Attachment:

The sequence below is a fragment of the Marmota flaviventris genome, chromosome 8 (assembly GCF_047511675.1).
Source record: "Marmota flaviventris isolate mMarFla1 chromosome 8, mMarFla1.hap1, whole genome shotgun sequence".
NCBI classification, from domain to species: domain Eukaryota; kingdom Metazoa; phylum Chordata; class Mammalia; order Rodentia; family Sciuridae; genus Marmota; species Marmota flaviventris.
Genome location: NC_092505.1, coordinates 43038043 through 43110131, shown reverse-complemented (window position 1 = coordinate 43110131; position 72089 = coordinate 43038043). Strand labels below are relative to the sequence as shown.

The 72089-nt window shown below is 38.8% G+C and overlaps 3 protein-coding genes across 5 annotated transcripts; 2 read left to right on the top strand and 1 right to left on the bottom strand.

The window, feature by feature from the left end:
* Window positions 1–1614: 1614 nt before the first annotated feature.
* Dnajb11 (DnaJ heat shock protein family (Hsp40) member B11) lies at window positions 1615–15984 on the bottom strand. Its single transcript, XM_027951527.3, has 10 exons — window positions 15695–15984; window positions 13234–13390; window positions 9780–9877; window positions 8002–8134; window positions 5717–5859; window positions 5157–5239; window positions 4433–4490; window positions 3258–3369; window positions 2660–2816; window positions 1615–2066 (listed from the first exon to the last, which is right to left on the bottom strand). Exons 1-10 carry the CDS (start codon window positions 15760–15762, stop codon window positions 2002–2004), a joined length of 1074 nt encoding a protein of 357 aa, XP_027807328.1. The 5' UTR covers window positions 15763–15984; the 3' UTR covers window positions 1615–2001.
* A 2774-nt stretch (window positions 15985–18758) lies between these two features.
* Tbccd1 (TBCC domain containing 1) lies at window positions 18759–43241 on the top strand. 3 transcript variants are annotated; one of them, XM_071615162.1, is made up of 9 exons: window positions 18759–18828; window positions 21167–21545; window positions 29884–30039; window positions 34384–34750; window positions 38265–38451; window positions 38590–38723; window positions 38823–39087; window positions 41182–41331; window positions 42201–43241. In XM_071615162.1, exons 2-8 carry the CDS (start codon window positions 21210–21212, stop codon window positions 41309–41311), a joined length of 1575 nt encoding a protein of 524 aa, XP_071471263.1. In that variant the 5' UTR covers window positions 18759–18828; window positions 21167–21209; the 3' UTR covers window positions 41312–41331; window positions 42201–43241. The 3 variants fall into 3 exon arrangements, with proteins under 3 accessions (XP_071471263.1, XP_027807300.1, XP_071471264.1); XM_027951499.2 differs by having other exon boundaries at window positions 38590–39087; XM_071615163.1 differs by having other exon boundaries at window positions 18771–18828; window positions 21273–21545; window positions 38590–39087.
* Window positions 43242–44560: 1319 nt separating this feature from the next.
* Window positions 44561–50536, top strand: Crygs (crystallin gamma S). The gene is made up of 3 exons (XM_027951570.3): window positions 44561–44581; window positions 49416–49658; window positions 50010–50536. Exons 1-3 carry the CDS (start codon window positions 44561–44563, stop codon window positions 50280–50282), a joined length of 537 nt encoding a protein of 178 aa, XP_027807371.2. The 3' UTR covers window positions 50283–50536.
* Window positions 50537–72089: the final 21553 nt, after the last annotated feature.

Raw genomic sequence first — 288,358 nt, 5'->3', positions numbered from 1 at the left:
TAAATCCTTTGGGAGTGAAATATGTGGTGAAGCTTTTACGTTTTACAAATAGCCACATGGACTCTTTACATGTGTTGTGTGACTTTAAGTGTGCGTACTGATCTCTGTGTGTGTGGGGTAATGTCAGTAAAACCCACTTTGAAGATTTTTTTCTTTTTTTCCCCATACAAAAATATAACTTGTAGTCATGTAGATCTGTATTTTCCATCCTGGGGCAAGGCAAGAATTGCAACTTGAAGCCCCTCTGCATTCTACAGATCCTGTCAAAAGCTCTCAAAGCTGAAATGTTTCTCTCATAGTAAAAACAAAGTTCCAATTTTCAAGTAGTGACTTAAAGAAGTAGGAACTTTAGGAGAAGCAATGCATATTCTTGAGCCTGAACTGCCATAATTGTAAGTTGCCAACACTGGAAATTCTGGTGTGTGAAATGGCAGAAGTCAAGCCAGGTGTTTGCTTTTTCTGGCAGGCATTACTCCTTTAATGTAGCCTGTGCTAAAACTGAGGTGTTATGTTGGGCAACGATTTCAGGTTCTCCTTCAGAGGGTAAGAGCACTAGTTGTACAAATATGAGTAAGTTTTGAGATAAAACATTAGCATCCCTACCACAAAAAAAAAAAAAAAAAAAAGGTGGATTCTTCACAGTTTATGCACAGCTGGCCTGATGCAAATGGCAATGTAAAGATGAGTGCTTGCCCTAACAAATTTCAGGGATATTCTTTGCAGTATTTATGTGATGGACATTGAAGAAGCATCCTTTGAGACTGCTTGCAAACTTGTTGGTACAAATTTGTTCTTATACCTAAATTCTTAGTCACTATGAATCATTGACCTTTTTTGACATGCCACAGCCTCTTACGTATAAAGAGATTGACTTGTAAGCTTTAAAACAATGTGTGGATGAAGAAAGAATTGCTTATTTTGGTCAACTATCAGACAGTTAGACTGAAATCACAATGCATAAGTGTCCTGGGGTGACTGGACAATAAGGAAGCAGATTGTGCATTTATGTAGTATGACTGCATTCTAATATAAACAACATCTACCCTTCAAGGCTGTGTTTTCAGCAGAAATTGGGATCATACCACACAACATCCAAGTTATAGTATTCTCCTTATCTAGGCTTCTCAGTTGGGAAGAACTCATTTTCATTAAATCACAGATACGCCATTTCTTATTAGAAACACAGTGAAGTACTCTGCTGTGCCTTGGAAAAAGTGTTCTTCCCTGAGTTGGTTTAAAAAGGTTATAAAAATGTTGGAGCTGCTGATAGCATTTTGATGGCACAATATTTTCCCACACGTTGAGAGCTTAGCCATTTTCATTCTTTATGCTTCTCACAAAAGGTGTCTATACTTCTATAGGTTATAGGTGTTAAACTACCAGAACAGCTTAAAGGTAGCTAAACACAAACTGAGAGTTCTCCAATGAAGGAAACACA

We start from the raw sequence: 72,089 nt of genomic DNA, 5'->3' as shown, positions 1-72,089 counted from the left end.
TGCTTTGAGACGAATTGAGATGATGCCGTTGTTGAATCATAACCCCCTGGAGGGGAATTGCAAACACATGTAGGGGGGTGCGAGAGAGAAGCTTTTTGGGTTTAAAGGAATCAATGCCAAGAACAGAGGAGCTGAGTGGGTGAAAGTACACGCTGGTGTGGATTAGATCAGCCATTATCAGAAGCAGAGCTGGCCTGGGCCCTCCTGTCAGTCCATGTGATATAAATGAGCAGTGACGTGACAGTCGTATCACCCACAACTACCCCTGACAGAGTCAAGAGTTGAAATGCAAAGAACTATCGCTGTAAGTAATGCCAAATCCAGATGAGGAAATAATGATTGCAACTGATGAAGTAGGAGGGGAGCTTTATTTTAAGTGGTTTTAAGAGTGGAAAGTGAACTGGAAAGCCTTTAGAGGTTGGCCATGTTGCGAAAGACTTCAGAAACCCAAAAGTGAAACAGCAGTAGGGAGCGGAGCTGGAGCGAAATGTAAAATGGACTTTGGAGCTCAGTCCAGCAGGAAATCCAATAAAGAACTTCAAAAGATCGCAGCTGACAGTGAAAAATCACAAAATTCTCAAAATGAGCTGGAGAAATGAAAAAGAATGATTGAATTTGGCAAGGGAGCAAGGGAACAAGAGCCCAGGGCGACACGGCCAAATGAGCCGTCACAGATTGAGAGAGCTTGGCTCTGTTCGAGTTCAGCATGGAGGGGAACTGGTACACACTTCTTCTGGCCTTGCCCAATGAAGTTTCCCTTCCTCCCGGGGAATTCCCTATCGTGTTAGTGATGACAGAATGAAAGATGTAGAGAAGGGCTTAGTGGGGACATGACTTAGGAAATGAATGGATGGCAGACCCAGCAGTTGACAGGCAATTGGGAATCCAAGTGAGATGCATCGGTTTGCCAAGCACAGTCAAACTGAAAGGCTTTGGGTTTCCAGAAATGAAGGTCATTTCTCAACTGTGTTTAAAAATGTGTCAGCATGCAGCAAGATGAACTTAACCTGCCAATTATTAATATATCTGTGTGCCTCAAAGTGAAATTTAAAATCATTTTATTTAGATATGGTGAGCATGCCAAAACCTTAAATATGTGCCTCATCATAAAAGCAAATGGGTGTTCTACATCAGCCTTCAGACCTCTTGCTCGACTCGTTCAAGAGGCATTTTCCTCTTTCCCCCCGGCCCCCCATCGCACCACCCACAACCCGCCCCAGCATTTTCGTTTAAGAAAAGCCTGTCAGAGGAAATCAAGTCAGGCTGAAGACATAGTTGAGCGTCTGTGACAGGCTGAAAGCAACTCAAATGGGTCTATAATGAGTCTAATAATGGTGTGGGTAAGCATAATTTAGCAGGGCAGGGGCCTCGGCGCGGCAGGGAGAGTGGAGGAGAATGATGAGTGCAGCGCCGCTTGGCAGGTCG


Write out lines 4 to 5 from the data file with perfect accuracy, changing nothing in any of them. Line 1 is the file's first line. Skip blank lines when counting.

Genome location: NC_092505.1, coordinates 43038043 through 43110131, shown reverse-complemented (window position 1 = coordinate 43110131; position 72089 = coordinate 43038043). Strand labels below are relative to the sequence as shown.

The 72089-nt window shown below is 38.8% G+C and overlaps 3 protein-coding genes across 5 annotated transcripts; 2 read left to right on the top strand and 1 right to left on the bottom strand.